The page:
How would you like your racism served to you, sir?
First on the menu, we have William Monahan’s The Departed, which won him this year’s Oscar for Best Writing. Let us see how he serves us our racism.
The Departed begins with Jack Nicholson saying the following lines (and since this is a family-friendly column, I’ll bleep the least offensive word in there): “I don’t want to be a product of my environment. I want my environment to be a product of me. Years ago, we had the church. That was only a way of saying, we had each other. The Knights of Columbus were real head-breakers, true Guineas. They took over their piece of the city. Twenty years after an Irishman couldn’t get a f***ing job, we had the presidency... May he rest in peace. That’s what the niggers don’t realize. If I got one thing against the black chappies, it’s this: No one gives a deal. You have to take it.”
So the audience hears this. Is it then outraged? Do some people walk out the way they did on Michael Richards? Probably not.
That’s because Monahan does two things, and he does them simultaneously.
First of all, he’s blunt as hell right off the bat. He slams those expletives right in our faces, getting us to prick up our ears. But at the same time, he does something else. The lines are written in such a way as to signal anyone who hears or reads them that this is the way the character speaks and not the stance of the writer. In fact, the text is written in such a way as to make us say “Yes, that’s right, that’s how he’d say it” almost as soon as the expletives are uttered. So with the first punch, Monahan gets us to stand up, then immediately sucker-punches us, getting us to sit back down.
Monahan forces two thoughts into our brains: ‘This is wrong’, followed immediately by ‘This is how people like the Nicholson character speak’. And then we’re left to ourselves to combine those two statements into one conclusion.
Later on in the movie, Nicholson and his Irish gang have a ‘business meeting’ in an abandoned warehouse with an Asian gang. The two gangs face each other, and Nicholson says, “I’m concerned about a Chinaman who thinks it’s wise to come to a business transaction with automatic weapons.”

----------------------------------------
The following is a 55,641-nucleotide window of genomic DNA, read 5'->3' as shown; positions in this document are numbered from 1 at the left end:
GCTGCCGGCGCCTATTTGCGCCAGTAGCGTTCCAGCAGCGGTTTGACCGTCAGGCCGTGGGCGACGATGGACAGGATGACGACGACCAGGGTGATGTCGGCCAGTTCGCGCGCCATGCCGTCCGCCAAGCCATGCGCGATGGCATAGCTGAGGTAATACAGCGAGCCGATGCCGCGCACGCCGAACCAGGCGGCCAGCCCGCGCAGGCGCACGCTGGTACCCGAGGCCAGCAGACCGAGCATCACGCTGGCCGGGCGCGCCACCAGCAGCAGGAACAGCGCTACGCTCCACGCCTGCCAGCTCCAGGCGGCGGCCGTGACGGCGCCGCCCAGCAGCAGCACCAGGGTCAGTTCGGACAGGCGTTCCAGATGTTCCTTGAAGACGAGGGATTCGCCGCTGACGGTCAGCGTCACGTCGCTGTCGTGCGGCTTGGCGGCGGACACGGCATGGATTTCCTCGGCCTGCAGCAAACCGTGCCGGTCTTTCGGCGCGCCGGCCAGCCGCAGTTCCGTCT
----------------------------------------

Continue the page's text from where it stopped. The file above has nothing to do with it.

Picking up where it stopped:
The leader of the Asian gang answers in a foreign language. Before listening to the translation, Nicholson says, “For his own good, tell Bruce Lee and the Karate Kids that none of us are carrying automatic weapons. Because here, in this country, it don’t add inches to your dick. You get a life sentence for it.”
It’s the “in this country” that’s actually racist in those two lines. It carries with it a truly superior air. In this country, it implies, we do things like civilized beings; in other countries, you do thing like chimps.
Monahan does it to us again, because as we read/hear these lines, we also immediately think: “This is how Nicholson’s character would, in real life, say it,” Getting us to sit back down again. And getting us to think that pesky third thought again. If you didn’t catch yourself thinking the second or the third though as you read the last two lines from the movie, test yourselves as you read this exchange:
A minute or two later, as the two gangs are still standing opposite each other in the warehouse, Nicholson says: “If these Chinks want to nuke Taiwan any time in this century, they better shape up and show me one million dollars.” When the rival gang fails to react, he continues, “What we generally do in this country is one guy brings the items, and the other guy pays him.”